We highlighted Flowers' play off the bench as one of the key points of the game, but truth be told, the mention he received there wasn't enough. No lesser a personage than WVU head coach Bob Huggins said that Flowers might have provided his team the biggest boost of the game.
"I told those guys walking up here, I thought the MVP of the game was John Flowers. I thought in the second half [he] was terrific."
After the game, as WVU's high scorers and higher profile players were on the podium in the interview room, Flowers was in the corner of the dressing room that's typically used by visiting football teams at the Carrier Dome. Although it's a vast expanse by basketball standards, Flowers chose a locker that's somewhat tough to get to, especially when media crowd around the stalls of players such as Devin Ebanks. It's as if he's protecting the basketball side of his public face -- but that doesn't keep Huggins and others from appreciating his contribution to the game.
Flowers speaks quietly of his accomplishments on the court. The last thing you'd expect to see on one of his videos is any bragging about his skills or contributions. Still, between the lines, he's one of the most emotional of Mountaineers. Whether grabbing a big rebound, blocking a shot or cheering from the bench, he's an "energy guy" that brings a charge to the team.
He brought that electricity in both halves against the Huskies. His mid-lane jumper brought the Mountaineers to within one point at 22-21 in the first half, and he followed that up with a block of a Justin Holiday dunk attempt one trip later. But it was in the second half where he really shined. Down the stretch, he collected five rebounds, and all of them seemed to come in big situations. Two of his defensive boards came after close-in misses by the Huskies to end potential scoring threats, and both of his offensive boards helped keep alive a crucial Mountaineer possession that ended in a kick-out to Kevin Jones for a three-pointer and an 11-point lead with 4:14 to go.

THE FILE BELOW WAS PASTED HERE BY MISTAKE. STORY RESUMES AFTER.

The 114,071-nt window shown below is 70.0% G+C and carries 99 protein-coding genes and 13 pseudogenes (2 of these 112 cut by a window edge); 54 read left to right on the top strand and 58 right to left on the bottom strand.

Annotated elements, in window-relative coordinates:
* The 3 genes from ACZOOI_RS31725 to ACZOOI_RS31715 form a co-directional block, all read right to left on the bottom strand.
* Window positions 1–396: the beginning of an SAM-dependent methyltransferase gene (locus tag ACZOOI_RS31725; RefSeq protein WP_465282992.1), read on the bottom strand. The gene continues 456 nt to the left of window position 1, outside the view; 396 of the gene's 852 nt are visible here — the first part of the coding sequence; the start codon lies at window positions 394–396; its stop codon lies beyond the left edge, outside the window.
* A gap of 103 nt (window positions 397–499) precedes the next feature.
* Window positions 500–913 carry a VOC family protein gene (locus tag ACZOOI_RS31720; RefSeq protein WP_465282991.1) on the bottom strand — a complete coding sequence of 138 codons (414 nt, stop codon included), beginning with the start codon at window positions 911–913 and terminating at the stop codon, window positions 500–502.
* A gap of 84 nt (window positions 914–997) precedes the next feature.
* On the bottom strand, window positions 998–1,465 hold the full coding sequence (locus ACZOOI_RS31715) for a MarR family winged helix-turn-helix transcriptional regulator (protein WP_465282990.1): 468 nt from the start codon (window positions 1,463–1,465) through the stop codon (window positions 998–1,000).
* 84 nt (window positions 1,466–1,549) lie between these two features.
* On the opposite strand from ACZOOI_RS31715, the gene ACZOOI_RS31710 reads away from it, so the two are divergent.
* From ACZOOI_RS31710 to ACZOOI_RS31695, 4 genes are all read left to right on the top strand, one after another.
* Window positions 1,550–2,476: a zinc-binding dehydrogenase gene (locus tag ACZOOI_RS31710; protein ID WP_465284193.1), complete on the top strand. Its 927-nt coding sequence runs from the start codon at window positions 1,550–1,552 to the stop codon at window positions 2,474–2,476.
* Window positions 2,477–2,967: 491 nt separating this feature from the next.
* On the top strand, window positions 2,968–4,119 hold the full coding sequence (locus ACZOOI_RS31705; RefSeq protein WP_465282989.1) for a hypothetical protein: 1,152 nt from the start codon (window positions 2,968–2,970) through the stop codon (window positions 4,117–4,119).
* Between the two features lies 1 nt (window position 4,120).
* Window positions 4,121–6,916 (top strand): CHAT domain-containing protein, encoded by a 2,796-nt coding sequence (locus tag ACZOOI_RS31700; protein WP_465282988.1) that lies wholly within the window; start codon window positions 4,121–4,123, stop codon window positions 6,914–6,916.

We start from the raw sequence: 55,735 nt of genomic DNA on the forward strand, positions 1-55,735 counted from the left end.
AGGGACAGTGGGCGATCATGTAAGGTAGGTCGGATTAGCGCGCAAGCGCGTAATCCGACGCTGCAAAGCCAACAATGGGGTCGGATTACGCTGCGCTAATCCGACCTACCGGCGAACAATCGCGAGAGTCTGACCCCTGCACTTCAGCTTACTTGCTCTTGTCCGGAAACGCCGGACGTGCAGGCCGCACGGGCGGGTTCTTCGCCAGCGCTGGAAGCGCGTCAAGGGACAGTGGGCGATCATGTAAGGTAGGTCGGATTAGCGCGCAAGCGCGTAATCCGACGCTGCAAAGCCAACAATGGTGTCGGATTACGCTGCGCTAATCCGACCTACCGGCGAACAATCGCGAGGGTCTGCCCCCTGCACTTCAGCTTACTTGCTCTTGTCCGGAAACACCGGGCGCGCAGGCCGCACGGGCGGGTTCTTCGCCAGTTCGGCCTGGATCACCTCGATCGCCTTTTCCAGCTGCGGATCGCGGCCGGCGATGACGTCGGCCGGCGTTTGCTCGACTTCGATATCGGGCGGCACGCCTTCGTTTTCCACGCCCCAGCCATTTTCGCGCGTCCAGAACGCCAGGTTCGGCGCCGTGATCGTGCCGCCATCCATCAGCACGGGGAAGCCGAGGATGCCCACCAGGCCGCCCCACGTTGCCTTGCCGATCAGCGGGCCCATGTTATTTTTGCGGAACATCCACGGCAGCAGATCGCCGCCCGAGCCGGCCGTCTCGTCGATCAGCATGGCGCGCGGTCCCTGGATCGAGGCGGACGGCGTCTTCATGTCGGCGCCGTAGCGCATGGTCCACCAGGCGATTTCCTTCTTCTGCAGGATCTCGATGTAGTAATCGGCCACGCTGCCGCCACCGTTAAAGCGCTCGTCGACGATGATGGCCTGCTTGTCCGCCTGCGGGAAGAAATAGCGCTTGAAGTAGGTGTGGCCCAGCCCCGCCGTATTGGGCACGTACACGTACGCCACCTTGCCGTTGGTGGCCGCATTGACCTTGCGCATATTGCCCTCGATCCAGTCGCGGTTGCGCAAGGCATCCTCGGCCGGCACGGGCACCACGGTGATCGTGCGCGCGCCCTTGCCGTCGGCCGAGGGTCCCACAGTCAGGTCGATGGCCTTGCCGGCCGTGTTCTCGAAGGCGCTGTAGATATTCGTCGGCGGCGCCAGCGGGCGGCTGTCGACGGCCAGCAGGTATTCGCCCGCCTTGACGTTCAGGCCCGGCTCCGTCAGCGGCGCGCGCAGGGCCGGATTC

Flowers' contributions outside the statbook were just as important. As part of WVU's 1-3-1 defense, which routinely takes foes out of their offense, his length, along with that of Devin Ebanks and Kevin Jones, was key in stifling the Huskies down the stretch. FOllowing Isaiah Thomas' three-pointer with 7:06 to play, Washington could manage just four lay-ups/dunks, and all of those came off Mountaineer turnovers. In the halfcourt, UW was totally unable to generate any offense, and much of that was due to the defensive efforts.
As the man behind the camera, Flowers has brought some great insight into the character of this Mountaineer team. But so too has his play as a defensive stopper and fierce rebounder -- even though those don't get nearly the exposure of his Twitter videos.